“Do you know,” the old human leaned against the cordon around the worksite.  “of one Ralonnt Who Writes Dramas?”

The crowfolk worker, whom the old man fancied a friend of his, did not stop their labor to say, “Is there now a Who for that?”

“It is true, I was surprised to hear it.  However, you bear the name, ‘Who Builds Homes,’ and there was once a time when your work was thought unworthy.”

Kreykai Who Builds Homes did glance up at that.  A wearing glare across their forearm-long beak, just long enough for the human not to notice it.

“What makes this Ralonnt Who so impressive?” they asked.

“I could not speculate.  I rather suspect, she has a following whom she has especially pleased, and who has perhaps queried to see her granted the name.  I hear that her dramas are exceedingly simple.”

“Simple?” Kreykai Who Builds Homes stabbed the nose of the shovel with which they were marking a house’s footprint into the earth, to lean on its handle.  “How does a writer of simple dramas earn herself accolades such as that?”

Sotacs Who Once Weighed Justice had no answer but a shrug.  He had brought a sandwich with him, made from a heel of bread stuffed with meat and eggs and flattened, to eat while he pestered Kreykai today.

“Perhaps she pleases the Plains,” the crow suggested.  They flexed their vestigial wings to stretch the tired muscles of their back.  “Tor-mait-des Who Builds the Homes of Masters designed an estate, once, which pleased the Plains so well that he has not aged a year in the last twenty.”

“Tor-mait-des Who was the master of your apprenticeship, yes?” Sotacs wiped his chin uncouthly with the fabric of his sleeve.

“He was.”

“Have you designed a home that has pleased the Plains?”

Kreykai returned to digging.  The house had a complex outline, and its foundations were to reach the irrigation line that fed the fields west of the town.

“Have you decided a trial in such a way that it pleased the Plains?” they muttered.

“The Plains adjudicates on its own accord,” Sotacs Who scowled slightly.  He might be offended, or he might have had a mouthful of gristle.  “Mortals as we never decide things such as it would judge one way or another.”

“And, being a Once, you shall not have another chance to impress it so.  I have many years to plan houses and perfect my craft.”

Sotacs raised an eyebrow, and spat a bite of chewed meat over the cordon.  Pursed his lips, and decided them even.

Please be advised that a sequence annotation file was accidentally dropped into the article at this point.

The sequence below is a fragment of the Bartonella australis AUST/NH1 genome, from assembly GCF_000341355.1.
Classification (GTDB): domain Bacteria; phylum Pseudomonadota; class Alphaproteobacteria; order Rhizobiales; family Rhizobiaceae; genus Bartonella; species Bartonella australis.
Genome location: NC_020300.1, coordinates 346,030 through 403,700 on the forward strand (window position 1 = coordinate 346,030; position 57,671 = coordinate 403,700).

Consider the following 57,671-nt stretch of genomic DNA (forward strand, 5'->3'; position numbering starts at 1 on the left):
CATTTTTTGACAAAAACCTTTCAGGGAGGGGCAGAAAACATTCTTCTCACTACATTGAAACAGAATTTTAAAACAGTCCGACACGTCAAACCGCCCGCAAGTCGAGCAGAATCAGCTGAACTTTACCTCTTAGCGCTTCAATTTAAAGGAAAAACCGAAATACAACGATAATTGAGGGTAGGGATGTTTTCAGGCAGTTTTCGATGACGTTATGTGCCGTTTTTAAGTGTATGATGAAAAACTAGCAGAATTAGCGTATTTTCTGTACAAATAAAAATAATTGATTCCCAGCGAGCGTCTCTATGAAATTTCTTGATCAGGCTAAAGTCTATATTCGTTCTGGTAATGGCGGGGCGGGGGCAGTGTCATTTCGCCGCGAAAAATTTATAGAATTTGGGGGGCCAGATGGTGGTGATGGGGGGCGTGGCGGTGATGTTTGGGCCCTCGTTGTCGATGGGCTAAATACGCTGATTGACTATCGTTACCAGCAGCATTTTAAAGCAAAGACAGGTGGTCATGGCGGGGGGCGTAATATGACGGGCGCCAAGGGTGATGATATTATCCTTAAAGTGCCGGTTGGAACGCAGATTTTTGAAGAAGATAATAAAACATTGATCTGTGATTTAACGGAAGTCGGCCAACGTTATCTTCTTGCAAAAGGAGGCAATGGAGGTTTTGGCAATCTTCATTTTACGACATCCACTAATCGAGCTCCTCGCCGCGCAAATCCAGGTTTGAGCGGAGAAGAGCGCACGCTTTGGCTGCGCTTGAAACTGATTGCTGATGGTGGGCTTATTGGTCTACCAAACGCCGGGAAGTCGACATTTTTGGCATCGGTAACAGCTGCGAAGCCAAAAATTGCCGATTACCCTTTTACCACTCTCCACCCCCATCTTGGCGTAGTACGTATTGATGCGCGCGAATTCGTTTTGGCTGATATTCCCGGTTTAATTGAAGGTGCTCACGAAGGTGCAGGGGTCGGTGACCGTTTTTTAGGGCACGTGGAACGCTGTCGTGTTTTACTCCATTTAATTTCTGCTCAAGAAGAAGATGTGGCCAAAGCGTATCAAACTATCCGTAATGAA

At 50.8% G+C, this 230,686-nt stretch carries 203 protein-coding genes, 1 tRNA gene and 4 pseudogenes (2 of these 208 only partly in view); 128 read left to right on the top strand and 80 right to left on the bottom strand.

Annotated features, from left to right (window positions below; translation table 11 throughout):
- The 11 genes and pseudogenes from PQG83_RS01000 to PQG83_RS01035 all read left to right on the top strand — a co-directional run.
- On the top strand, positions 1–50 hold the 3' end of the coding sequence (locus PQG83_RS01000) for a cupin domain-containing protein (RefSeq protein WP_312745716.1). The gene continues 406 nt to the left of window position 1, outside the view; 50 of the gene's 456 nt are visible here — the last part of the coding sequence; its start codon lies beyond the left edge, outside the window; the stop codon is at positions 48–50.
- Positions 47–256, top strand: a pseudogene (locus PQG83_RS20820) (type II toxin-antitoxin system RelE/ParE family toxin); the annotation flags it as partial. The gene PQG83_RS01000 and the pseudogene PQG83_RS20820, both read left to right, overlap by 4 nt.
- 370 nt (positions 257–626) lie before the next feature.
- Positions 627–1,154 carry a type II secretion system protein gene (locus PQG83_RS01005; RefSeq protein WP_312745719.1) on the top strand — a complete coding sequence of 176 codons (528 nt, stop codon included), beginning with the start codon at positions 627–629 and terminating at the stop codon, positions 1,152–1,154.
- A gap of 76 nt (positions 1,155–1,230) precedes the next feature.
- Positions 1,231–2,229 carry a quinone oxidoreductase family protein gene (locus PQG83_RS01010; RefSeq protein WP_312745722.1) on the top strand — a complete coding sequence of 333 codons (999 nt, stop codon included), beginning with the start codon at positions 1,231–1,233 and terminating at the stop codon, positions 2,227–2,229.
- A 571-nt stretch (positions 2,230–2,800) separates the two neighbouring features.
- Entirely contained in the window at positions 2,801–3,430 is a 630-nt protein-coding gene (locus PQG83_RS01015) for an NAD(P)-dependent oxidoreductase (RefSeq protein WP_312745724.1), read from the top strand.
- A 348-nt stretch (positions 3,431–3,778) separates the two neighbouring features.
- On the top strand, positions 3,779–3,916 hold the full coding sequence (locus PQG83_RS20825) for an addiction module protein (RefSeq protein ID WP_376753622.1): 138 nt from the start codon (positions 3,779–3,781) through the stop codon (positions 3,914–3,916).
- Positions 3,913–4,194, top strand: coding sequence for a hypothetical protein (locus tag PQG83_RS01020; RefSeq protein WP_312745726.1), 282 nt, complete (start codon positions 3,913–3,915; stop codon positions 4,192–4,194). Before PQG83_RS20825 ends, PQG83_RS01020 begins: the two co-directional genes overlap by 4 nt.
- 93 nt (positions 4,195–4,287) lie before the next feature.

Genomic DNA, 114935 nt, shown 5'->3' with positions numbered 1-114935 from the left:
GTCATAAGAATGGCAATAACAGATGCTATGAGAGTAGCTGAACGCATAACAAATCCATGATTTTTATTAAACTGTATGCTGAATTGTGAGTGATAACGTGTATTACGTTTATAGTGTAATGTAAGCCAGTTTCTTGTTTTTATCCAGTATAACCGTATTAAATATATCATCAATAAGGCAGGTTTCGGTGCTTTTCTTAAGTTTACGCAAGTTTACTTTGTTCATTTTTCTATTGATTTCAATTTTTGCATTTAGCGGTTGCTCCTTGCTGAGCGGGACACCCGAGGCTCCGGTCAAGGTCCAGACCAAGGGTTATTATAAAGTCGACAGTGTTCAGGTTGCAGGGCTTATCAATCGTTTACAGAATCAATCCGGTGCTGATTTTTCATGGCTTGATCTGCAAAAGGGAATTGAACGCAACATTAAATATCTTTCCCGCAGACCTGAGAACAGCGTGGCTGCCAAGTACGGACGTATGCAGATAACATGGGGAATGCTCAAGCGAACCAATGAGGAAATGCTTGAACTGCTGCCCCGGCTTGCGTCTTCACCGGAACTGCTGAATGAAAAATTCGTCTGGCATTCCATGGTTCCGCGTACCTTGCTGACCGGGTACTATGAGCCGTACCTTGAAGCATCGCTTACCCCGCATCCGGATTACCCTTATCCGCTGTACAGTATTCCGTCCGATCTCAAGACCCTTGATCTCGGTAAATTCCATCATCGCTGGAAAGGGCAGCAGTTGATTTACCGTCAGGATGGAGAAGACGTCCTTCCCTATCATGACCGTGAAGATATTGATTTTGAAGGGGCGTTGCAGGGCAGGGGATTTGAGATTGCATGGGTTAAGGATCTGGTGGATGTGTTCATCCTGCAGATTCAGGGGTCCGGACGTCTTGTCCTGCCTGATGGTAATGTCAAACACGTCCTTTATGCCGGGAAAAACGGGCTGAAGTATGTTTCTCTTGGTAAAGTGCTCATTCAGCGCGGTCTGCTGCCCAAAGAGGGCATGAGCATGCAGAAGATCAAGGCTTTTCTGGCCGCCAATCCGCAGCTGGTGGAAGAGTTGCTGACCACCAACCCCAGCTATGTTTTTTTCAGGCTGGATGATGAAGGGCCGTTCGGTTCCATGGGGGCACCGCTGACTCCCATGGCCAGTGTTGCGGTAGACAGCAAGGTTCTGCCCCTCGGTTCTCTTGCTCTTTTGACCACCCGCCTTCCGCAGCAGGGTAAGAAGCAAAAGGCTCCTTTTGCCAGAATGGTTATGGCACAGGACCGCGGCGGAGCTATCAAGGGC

“I think I should like to see a drama such as made it possible to take the name Who,” he said.  “I’ve been bored of Polythe dramas of late.  I am not interested in knowing what god of what specific rye field bears a grudge against what half-divine dry season thunder spirit, nor how that explains the spines of the hedgedeer.”

Kreykai could not prevent a small smirk at that.  It had just been the couplet of the Hermit Queen in the half-wet season, which had meant a grueling nine days of pious religious festivities, which no wise professional personage would risk not being seen to attend.  Verg-gasis Who Distributes Lumber had taken the chance to ride a caravan to the dolewood forest far in the south just to avoid it – and, of course, imposed serious delays upon Kreykai’s construction.

“Let us hope,” the crow said.  “that this Rolannt Who’s dramas do not come into fashion for children to act.”

“I do think I would not survive that,” Sotacs nodded with what could have been faux seriousness.  “not if they are so simple as that.”

Sotacs Who Once Weighed Justice did not leave Kreykai alone the rest of the afternoon, but stood in the warm sun, batted insects away from his wrinkled face, and occasionally asked his – they would admit it – friend for an opinion on this or that matter.  Meanwhile the shallow ditch the crow dug took shape and came more to reflect the drawing they carried with them.  They cut its corners square, scraped its bottom flat with a corvine foot, and checked over its measurements to be sure it was correct.  Set then to defining the inner walls, where a crew of laborers would dig deeper and pour concrete over the next four-beat.

As the sun reached the distant eastern horizon, Kreykai stepped out of the hole a final time to inspect it all as one.  With a sinking in their breast, they found that they did not much like what they saw.  The house would function, might be interesting to look at, but there was nothing impressive about it, no matter how many convolutions its designer had given its outer walls.

“You are waiting for me to offer to take you to see a drama by this Ralonnt Who Writes Dramas,” they observed to the old man.

“I suppose I am.”  Sotacs was sheepish.

“Perhaps,” Kreykai Who Builds Homes took up the vest they had discarded at the hottest point of the day and deposited their sketch pad in one of its pockets.  “I might like that, too.”

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